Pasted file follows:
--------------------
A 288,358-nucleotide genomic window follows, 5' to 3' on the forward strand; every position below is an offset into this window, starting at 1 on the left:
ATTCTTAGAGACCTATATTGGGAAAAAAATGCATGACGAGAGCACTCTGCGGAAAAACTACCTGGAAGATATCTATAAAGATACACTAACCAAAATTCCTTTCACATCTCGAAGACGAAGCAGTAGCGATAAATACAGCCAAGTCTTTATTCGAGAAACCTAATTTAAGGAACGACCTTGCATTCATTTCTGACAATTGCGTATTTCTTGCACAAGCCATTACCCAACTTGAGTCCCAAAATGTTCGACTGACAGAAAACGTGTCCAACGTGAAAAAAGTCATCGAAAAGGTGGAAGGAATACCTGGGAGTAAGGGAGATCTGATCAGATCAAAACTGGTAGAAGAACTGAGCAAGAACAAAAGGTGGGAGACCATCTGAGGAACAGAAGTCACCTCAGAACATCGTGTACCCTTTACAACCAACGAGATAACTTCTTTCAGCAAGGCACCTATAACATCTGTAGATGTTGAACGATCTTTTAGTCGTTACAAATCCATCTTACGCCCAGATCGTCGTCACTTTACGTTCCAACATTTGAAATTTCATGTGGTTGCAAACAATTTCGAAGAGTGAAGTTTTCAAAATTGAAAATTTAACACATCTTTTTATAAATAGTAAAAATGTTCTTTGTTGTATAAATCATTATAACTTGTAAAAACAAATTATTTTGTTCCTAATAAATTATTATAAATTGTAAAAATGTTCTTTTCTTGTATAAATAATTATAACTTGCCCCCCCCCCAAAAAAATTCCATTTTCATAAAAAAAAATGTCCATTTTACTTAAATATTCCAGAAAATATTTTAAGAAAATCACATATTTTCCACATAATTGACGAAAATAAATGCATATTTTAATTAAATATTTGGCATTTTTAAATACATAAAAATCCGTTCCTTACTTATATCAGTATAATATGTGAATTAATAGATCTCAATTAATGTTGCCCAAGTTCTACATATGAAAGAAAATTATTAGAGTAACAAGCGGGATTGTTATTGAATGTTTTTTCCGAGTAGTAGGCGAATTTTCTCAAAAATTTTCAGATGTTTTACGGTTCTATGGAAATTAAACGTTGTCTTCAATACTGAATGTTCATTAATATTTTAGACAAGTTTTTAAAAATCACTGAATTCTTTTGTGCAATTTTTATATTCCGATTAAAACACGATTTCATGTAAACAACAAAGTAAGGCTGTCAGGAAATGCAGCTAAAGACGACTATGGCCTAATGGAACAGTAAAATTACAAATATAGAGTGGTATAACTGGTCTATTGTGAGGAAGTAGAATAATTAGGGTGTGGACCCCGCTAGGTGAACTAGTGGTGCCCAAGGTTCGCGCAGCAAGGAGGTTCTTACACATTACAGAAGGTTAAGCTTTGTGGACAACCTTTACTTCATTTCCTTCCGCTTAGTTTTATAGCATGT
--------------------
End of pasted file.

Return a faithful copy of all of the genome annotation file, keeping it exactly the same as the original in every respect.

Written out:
A 288,358-nucleotide genomic window follows, 5' to 3' on the forward strand; every position below is an offset into this window, starting at 1 on the left:
ATTCTTAGAGACCTATATTGGGAAAAAAATGCATGACGAGAGCACTCTGCGGAAAAACTACCTGGAAGATATCTATAAAGATACACTAACCAAAATTCCTTTCACATCTCGAAGACGAAGCAGTAGCGATAAATACAGCCAAGTCTTTATTCGAGAAACCTAATTTAAGGAACGACCTTGCATTCATTTCTGACAATTGCGTATTTCTTGCACAAGCCATTACCCAACTTGAGTCCCAAAATGTTCGACTGACAGAAAACGTGTCCAACGTGAAAAAAGTCATCGAAAAGGTGGAAGGAATACCTGGGAGTAAGGGAGATCTGATCAGATCAAAACTGGTAGAAGAACTGAGCAAGAACAAAAGGTGGGAGACCATCTGAGGAACAGAAGTCACCTCAGAACATCGTGTACCCTTTACAACCAACGAGATAACTTCTTTCAGCAAGGCACCTATAACATCTGTAGATGTTGAACGATCTTTTAGTCGTTACAAATCCATCTTACGCCCAGATCGTCGTCACTTTACGTTCCAACATTTGAAATTTCATGTGGTTGCAAACAATTTCGAAGAGTGAAGTTTTCAAAATTGAAAATTTAACACATCTTTTTATAAATAGTAAAAATGTTCTTTGTTGTATAAATCATTATAACTTGTAAAAACAAATTATTTTGTTCCTAATAAATTATTATAAATTGTAAAAATGTTCTTTTCTTGTATAAATAATTATAACTTGCCCCCCCCCCAAAAAAATTCCATTTTCATAAAAAAAAATGTCCATTTTACTTAAATATTCCAGAAAATATTTTAAGAAAATCACATATTTTCCACATAATTGACGAAAATAAATGCATATTTTAATTAAATATTTGGCATTTTTAAATACATAAAAATCCGTTCCTTACTTATATCAGTATAATATGTGAATTAATAGATCTCAATTAATGTTGCCCAAGTTCTACATATGAAAGAAAATTATTAGAGTAACAAGCGGGATTGTTATTGAATGTTTTTTCCGAGTAGTAGGCGAATTTTCTCAAAAATTTTCAGATGTTTTACGGTTCTATGGAAATTAAACGTTGTCTTCAATACTGAATGTTCATTAATATTTTAGACAAGTTTTTAAAAATCACTGAATTCTTTTGTGCAATTTTTATATTCCGATTAAAACACGATTTCATGTAAACAACAAAGTAAGGCTGTCAGGAAATGCAGCTAAAGACGACTATGGCCTAATGGAACAGTAAAATTACAAATATAGAGTGGTATAACTGGTCTATTGTGAGGAAGTAGAATAATTAGGGTGTGGACCCCGCTAGGTGAACTAGTGGTGCCCAAGGTTCGCGCAGCAAGGAGGTTCTTACACATTACAGAAGGTTAAGCTTTGTGGACAACCTTTACTTCATTTCCTTCCGCTTAGTTTTATAGCATGT